Watch the video and more at facebook.com/thenewpaper



Joe Jonas reveals how he lost virginity

Joe Jonas gave up his virginity to "this girl named Ashley" when he was 20, he told social media website Reddit during an Ask Me Anything session on Tuesday.

The US singer, now 27, was dating US actress Ashley Greene, of Twilight fame, at the time.

He said he didn't have condoms, and went searching in drummer Jack Lawless' room.

"I demolished his room looking for them. Found them underneath his underwear drawer. When he came home, he thought somebody broke into his room," he said.

Jonas also said that he was on bad terms with brothers Kevin, 28, and Nick, 24, after the band broke up.

"I was a little envious of Nick. I was probably mad at him, too. I remember kind of losing it a little bit. I closed myself off and we cancelled the tour and didn't really know what was going on."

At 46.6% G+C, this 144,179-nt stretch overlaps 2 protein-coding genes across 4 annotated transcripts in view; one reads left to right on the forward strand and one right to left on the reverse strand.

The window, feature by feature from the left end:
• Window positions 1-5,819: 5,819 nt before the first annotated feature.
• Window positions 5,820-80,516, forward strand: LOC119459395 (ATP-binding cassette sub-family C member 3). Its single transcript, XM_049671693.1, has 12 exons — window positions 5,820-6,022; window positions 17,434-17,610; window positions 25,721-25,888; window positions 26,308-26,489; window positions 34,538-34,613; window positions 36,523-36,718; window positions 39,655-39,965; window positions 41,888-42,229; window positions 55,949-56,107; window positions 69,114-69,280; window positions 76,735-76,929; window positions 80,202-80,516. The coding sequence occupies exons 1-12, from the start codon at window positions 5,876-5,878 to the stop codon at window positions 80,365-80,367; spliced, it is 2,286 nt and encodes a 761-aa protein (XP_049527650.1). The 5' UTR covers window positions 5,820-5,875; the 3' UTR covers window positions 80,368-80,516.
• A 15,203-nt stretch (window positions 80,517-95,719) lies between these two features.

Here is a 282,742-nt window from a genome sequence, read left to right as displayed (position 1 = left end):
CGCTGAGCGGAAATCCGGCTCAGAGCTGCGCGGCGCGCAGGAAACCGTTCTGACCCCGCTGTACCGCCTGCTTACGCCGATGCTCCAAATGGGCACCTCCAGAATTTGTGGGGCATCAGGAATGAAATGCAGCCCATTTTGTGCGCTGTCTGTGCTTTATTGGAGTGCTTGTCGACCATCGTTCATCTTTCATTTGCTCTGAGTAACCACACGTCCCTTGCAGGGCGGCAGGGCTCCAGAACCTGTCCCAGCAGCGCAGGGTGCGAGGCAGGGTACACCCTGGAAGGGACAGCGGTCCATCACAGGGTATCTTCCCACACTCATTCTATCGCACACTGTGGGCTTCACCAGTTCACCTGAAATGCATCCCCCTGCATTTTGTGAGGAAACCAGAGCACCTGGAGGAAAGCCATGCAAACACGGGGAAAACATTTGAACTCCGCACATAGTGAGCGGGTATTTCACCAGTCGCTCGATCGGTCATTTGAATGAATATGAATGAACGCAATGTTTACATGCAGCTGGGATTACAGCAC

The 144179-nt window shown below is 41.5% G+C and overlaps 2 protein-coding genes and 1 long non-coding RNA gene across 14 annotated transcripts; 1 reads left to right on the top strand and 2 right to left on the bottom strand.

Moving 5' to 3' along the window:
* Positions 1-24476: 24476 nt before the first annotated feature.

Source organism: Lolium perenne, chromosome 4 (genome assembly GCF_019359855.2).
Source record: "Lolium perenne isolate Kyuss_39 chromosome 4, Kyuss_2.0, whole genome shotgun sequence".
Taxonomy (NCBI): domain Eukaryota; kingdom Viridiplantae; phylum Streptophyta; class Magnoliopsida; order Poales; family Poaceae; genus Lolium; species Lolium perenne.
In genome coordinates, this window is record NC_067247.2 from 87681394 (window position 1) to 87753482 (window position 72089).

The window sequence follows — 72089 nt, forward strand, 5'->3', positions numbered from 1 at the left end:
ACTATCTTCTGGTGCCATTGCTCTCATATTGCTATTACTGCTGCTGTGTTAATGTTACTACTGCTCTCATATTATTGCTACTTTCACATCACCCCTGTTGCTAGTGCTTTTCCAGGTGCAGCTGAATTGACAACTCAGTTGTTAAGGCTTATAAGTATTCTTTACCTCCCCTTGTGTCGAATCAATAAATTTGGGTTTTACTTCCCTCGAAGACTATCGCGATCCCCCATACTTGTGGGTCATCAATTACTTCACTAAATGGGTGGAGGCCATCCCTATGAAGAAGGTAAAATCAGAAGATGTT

Minaj: Anything Jay Z can do, I can do too

US rapper Nicki Minaj wants you to aspire to "become an entrepreneur, a rich, career-driven woman".

In an interview with Marie Claire magazine, the 33-year-oldsaid: "I felt like anything he (US singer Jay Z) could do, I could do."

She said she sees many women marrying into money, as opposed to earning it themselves, which she found worrying.

She also talked about her collaborations with US singer Beyonce, who is married to Jay Z.

"I see how women are inspired and it has nothing to do with how we look," she said.

"It has to do with how we are owning who we are and telling other women you should be the boss of your own career and the brains behind your life or your decisions or your art."

Rocker Rod Stewart Knighted

Call him Sir.

English rock singer Rod Stewart is now Sir Roderick after he was knighted by Prince William on Tuesday at Buckingham Palace for his contributions to music and charity.